Regional country news
May 24, 2002
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A Toronto-based environmental group has sent out fundraising letters to people who supported it and its partner organizations in the past, criticizing Ontario’s farmers for "threaten(ing) both human health and the environment," for "enjoy(ing) special status under the law," and for accepting economic subsidies which "discriminat(e) against responsible small-scale farms."
The Brunswick Avenue-based Environment Probe, founded in 1989 as a division of Energy Probe Research Foundation, is run by a board of directors that includes chair Gail Regan of the Cara airline foods conglomerate, and members Max Allen of CBC Radio, Andrew Coyne of the National Post newspaper and Ian Gray of the Ontario corn-reliant St. Lawrence Starch company.
Staff member Elizabeth Brubaker, the group’s executive director, told Regional Country News the money raised through the fundraising campaign will be used to further environment Probe’s research into agricultural issues. She estimates the campaign could net anywhere from $10,000 to $50,000.
In the past, Brubaker explained, Environment Probe has concentrated largely on water quality-related issues as they pertain to such industries as mining, forestry and commercial fishing. However, the group has become increasingly interested in agriculture-related water quality issues, and took the opportunity of an invitation to provide information to the recent inquiry into the Walkerton E. coli tragedy to further its research in that area.
"After bacteria from cow manure entered the Walkerton water system and killed seven people, the Ontario government, agricultural organizations, community groups, and even some environmental groups leapt to the defence of the farm responsible for the contamination," reads the fundraising letter, characterizing what the organization saw as the response to its submission at the Walkerton Inquiry.
The letter suggests farmers have used the authority of the Normal Farm Practices Protection Board, an arms-length provincial government agency which can allow farmers to contravene certain regulations designed more for use in urban areas, to "conclud(e) that, since the polluting practices were normal, they must have been acceptable."
Brubaker is well-versed in the issue, having written a book in the 1990s entitled "Property Rights in Defense of Nature." In part of the book, she examines ways in which governments have prevented private citizens from using the British-based Common Law to prevent environmental degradation.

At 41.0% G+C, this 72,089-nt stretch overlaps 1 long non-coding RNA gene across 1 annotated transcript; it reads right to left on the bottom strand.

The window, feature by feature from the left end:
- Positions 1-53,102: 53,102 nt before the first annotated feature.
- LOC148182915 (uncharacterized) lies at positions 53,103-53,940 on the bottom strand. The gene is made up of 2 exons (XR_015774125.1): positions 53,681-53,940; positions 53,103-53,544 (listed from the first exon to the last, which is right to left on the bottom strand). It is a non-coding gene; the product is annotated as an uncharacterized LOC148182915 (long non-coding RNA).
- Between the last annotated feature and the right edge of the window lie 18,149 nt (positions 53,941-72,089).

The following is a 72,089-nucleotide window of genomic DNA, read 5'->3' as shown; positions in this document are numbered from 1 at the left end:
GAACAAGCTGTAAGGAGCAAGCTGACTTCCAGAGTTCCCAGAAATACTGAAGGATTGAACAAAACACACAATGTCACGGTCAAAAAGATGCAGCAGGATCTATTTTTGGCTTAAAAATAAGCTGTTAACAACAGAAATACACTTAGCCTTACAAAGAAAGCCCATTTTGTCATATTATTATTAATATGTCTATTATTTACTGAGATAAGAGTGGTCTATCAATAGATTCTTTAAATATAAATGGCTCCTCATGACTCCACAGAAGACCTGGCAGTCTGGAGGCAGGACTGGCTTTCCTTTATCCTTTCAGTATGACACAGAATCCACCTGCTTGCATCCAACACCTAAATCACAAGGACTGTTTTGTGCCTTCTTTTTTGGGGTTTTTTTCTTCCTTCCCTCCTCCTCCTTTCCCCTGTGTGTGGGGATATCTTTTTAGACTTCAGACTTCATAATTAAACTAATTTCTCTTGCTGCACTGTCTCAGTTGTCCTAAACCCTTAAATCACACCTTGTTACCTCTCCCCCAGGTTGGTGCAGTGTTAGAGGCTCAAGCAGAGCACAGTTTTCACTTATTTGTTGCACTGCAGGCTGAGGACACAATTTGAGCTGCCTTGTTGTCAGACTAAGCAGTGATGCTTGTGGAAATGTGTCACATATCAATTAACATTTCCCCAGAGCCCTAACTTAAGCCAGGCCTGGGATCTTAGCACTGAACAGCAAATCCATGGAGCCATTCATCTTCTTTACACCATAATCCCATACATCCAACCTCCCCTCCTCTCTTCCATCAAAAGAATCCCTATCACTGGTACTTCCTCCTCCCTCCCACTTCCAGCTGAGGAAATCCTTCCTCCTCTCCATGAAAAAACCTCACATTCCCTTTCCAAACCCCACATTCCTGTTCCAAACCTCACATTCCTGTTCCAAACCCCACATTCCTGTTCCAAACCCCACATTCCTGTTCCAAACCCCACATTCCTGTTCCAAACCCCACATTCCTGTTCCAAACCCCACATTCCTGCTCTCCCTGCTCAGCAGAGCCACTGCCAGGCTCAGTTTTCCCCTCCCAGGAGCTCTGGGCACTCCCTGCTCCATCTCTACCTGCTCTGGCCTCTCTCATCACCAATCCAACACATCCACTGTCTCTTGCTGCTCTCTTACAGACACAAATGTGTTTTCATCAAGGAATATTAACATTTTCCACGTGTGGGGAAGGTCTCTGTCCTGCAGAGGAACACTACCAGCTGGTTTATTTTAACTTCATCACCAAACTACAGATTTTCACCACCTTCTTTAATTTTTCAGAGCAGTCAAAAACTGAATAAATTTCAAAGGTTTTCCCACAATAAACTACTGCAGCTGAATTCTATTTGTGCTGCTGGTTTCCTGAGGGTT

She calls Ontario‘s Normal Farm Practices Protection legislation "an interesting example of how some farmers use the Right to Farm Act for their own benefit at the expense of other people."
The Environment Probe executive director suggests Right-to-Farm provisions should be scrapped, in favour of a regime developed over centuries of British Common Law cases, which she refers to as "character of the neighbourhood" arguments.
Brubaker is on shakier footing, however, when she seeks to justify the comments in the fundraising letter which criticize farmers’ acceptance of what are referred to as "generous" financial subsidies.
"No farm should have the right to pollute, and no farm’s polluting practices should be subsidized," the letter argues.
Brubaker said that if agricultural subsidies were to be reduced, farmers who are endangering the environment "will find it less economic to farm." She suggested subsidies are used to purchase equipment and chemicals which aren’t necessary and can damage the environment.
Asked how Ontario farmers should be expected to cope when their prices are driven downward by massive subsidies for growers of the very same products south of the border, she responded, "the (farmers) that are growing products that there’s no market for, they should be phased out.
"A lot of Canadian farming is uneconomic, and that’s the sad truth," she added.
Though the group’s fundraising letter suggests the implementation of conservation practices like manure composting, buffer strips and constructed wetlands, as well as non water-related solutions like changing animals’ diets and odour-filtration systems, Brubaker says none of the money raised during the current campaign will go towards making these solutions reality.